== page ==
LIVE OAK — In his 33 years serving on the Live Oak City Council, Bennie Thomas has seen a number of councilmen come and go.
But Don Boyette was a member of a special class of councilors.
“Don was one of the best councilmen we’ve had come through Live Oak,” Thomas said.
Boyette, who served on the council from 1992 to 2008, passed away May 28 at the the V. A. Medical Center in Gainesville. He was 80.
Boyette served in the U.S. Navy before working for the State of Florida as a correctional officer and a beverage agent. He then owned and operated Boyette's Gun & Tackle in Live Oak for more than 20 years and helped launch Boyette Brothers pecans.
In those years running the store, Boyette’s became the city’s melting pot at lunch time. Lewyn Boyette, Don’s son, recalled everybody from lawyers and doctors to city workers would all flock to the store for a bite of whatever it was his father was cooking that day.
“They’d all show up every day because they knew that daddy was going to be cooking,” Lewyn Boyette said. “He could cook and he loved to cook.”
Following that desire to serve, Boyette then became a city councilor. And he made an impression on more than just Thomas with his work with the city.
“Don was a good councilman,” said Sonny Nobles, who served on the council alongside Boyette before becoming mayor in 2002. “He always had the interest of the people in mind. Not only will I miss but there’s no doubt this community is going to miss him too.”
Lewyn Boyette said his father was steadfast in his beliefs. That outspokenness included sharing his thoughts on Facebook in recent years but also led to some heated debates with Nobles and George Blake during their tenures on the city council.
“Anybody who knew him has a Papa Don story,” he said, noting that those debates didn’t leave the council chambers. Rather, the men would immediately transform back to being friends as soon as the meeting ended.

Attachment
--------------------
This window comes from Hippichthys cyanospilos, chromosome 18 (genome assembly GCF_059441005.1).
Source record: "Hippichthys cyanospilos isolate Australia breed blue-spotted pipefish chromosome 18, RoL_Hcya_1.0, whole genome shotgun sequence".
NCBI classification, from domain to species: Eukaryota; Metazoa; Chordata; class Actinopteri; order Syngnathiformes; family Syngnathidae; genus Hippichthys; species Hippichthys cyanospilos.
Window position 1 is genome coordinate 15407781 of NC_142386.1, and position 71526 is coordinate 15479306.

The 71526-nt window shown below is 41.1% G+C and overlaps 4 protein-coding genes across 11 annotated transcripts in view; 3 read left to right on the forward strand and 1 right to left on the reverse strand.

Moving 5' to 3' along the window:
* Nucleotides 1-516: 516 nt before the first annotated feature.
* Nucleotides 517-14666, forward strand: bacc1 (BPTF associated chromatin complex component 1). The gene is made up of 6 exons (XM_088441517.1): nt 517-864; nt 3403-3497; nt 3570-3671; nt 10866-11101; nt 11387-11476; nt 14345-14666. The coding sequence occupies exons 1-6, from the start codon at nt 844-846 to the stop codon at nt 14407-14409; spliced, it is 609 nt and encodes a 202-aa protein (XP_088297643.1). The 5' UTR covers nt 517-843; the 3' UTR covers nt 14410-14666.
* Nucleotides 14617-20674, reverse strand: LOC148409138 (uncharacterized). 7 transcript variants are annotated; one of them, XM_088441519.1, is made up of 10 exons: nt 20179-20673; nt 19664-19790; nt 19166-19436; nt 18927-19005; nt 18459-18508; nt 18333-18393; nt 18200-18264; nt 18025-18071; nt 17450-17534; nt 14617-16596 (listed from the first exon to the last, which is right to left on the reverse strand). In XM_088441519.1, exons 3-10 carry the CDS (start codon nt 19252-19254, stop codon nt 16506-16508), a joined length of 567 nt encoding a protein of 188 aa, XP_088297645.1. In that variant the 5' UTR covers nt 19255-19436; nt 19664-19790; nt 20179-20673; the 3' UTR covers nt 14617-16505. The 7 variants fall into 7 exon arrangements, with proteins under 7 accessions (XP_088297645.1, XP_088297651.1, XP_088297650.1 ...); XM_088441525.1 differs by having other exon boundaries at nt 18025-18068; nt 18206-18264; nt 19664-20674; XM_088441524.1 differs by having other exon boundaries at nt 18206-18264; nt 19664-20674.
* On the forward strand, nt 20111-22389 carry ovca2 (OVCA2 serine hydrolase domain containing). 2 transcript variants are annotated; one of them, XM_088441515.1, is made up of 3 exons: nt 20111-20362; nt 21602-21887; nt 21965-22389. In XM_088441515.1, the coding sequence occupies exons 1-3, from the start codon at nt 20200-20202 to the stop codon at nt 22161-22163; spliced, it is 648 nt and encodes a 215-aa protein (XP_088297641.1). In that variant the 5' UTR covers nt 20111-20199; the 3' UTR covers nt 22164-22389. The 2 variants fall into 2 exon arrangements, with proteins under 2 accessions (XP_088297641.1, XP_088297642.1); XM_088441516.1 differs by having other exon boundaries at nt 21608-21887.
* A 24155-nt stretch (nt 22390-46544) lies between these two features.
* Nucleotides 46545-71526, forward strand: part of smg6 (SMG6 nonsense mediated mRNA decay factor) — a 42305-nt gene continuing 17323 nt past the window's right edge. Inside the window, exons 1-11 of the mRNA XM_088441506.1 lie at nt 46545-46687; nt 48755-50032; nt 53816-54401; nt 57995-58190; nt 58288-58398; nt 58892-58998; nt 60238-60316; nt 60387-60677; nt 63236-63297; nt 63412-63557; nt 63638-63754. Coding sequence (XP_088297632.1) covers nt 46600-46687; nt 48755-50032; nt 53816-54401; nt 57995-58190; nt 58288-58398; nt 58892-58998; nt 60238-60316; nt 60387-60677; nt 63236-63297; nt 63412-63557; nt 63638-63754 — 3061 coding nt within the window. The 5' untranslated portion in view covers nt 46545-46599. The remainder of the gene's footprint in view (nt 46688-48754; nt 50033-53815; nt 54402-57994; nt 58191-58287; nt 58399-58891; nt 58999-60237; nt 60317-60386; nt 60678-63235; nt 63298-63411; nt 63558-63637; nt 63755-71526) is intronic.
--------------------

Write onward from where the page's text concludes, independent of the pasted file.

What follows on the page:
Nobles agreed that they had developed a personal relationship and had been friends for years.
In fact, Nobles said Boyette would frequently stop by and visit Nobles at his house on his way to the FFA ag farm.
“We worked at the ag farm tirelessly over the years,” Nobles said.
Lewyn Boyette said with family members overseeing the FFA, his father did indeed become a tireless advocate and volunteer for the farm. Whether it was from calling around and securing donations or physical labor, Boyette helped transform the farm into a source of pride for the FFA.
“I’d see him come in some days drenched in sweat and I’d ask him, ‘Daddy, why are you doing this?” he said, adding it was quite moving when FFA students donning their blue jackets came into the funeral Friday and lined the first few rows.
“I couldn’t even look over there.”
That was just part of the support the family has received the past week, all of which has made an impact.
“The outpouring of family, friends, the church…it really makes you realize what a great community this really is,” Lewyn Boyette said. “The outpouring has made it a lot easier on us.
“It’s been touching and make you realize the impact daddy did have on these people.”